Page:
Sunday Species Snapshot: Puerto Rican Parrot

Puerto-Rican-Parrot

The only native parrot species still living in the U.S., these birds nearly went extinct in the second half of the twentieth century, John R. Paltt reports in this article for Scientific American. By 1975, only 13 parrots remained. Intense conservation efforts over the past few decades have helped to turn that around, but the species still has a long way to go. Follow the link below for a video accompanying the report.

Species name: The Puerto Rican Amazon (Amazona vittata), a.k.a, the Puerto Rican parrot. In Spanish, the bird is known as the iguaca.

Where found: Once present through most of Puerto Rico and its nearby islands, the parrot can now be found in only a small portion of Puerto Rico’s main island.

IUCN Red List status: Critically endangered. About 400 of the birds live in captivity and, as of last year, more than 100 have been released into the wild, where they are carefully tracked and monitored.

Major threat: The species was nearly wiped out by agricultural development and roads, as well as collection for the pet trade. Luckily today’s birds are relatively safe since most of these birds live in captivity. The wild parrots still face the threat of an invasive bird called the pearly-eyed thrasher (Margarops fuscatus), as well as invasive rats and mongooses.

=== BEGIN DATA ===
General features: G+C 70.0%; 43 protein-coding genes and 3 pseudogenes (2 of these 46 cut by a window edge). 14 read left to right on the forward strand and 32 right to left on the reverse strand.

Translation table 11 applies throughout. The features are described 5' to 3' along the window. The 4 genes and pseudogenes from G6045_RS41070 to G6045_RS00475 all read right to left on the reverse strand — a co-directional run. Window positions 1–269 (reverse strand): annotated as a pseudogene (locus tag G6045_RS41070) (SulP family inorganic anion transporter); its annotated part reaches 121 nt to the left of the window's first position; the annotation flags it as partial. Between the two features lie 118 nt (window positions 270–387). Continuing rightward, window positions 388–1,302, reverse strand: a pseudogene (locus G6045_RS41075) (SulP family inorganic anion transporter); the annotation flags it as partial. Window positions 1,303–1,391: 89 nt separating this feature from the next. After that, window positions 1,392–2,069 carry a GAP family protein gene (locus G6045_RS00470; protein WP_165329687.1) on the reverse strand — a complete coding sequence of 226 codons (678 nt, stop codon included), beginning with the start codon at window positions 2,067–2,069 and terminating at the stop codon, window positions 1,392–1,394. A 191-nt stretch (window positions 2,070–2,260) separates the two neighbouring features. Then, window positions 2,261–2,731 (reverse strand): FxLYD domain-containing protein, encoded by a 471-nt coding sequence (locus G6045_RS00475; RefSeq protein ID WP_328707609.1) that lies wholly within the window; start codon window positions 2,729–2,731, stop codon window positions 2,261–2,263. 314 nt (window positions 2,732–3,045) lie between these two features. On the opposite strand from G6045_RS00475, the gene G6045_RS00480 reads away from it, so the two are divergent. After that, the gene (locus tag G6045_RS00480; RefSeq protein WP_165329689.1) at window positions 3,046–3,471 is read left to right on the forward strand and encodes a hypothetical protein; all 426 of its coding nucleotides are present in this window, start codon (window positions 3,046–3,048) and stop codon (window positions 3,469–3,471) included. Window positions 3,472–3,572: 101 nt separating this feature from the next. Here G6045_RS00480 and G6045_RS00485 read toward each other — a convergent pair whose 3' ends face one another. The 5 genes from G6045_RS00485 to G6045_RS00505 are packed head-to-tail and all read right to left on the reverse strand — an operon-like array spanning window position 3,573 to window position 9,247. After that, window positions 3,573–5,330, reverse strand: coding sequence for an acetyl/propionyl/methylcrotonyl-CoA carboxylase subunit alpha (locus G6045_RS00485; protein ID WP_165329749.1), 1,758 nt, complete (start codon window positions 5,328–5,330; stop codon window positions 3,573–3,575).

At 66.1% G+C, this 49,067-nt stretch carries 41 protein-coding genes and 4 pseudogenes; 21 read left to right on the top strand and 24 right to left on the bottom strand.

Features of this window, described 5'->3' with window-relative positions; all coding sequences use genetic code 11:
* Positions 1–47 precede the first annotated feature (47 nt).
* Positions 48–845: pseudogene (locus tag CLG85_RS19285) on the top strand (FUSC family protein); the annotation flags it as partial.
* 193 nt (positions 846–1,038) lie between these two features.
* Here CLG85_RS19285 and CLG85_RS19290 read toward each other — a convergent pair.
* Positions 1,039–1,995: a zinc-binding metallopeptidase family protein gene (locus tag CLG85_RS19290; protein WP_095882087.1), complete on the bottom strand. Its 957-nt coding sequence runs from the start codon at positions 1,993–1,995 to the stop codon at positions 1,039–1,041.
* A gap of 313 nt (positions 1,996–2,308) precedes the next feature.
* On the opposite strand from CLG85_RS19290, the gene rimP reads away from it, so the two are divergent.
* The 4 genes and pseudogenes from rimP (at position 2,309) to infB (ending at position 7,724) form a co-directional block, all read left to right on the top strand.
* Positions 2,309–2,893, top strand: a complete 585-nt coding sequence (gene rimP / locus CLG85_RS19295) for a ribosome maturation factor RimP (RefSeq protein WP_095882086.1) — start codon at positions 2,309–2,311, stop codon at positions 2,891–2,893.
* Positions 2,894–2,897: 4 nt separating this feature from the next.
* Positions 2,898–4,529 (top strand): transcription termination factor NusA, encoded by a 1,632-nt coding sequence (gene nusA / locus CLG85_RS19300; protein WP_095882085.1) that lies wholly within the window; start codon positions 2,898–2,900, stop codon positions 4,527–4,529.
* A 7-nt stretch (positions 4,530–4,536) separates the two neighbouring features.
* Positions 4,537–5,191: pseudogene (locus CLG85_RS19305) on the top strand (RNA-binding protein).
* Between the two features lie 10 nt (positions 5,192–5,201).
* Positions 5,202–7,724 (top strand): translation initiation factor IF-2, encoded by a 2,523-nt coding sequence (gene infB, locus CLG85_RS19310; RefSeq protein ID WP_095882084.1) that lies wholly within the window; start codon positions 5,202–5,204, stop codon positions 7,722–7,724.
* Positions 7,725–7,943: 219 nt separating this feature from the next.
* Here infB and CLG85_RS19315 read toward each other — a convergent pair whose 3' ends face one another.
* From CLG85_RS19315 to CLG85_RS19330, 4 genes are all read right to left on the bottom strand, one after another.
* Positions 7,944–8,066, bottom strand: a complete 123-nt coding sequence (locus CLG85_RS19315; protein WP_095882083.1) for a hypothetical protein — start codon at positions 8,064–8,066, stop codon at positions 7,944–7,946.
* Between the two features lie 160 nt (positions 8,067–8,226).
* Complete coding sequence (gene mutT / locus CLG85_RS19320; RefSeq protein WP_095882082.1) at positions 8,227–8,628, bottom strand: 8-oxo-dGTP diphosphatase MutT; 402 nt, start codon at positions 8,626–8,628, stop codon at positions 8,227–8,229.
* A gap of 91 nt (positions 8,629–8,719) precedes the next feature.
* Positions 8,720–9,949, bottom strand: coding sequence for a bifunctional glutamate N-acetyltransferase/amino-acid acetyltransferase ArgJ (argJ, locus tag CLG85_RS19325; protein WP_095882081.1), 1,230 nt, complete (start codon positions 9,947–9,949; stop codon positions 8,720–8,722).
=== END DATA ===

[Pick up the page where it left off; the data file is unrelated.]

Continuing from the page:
Notable conservation programs: The Puerto Rican Parrot Recovery Program, a joint effort between the U.S. Fish and Wildlife Service, U.S. Forest Service, the Puerto Rico Department of Natural and Environmental Resources and the U.S. Geological Survey. In addition the Puerto Rican Parrot Genome Project aims to sequence the birds’ genome, something that could aid in its conservation since all of the current birds are descended from such a small population.

Multimedia: Click on the link below for the original report and to watch a video of a Puerto Rican parrot having a grand old time taking a shower:

http://blogs.scientificamerican.com/extinction-countdown/2014/04/06/puerto-rican-parrot/

 

 

Leave a Reply

Fill in your details below or click an icon to log in:

WordPress.com Logo

You are commenting using your WordPress.com account. Log Out /  Change )

Google photo

You are commenting using your Google account. Log Out /  Change )

Twitter picture

You are commenting using your Twitter account. Log Out /  Change )

Facebook photo

You are commenting using your Facebook account. Log Out /  Change )

Connecting to %s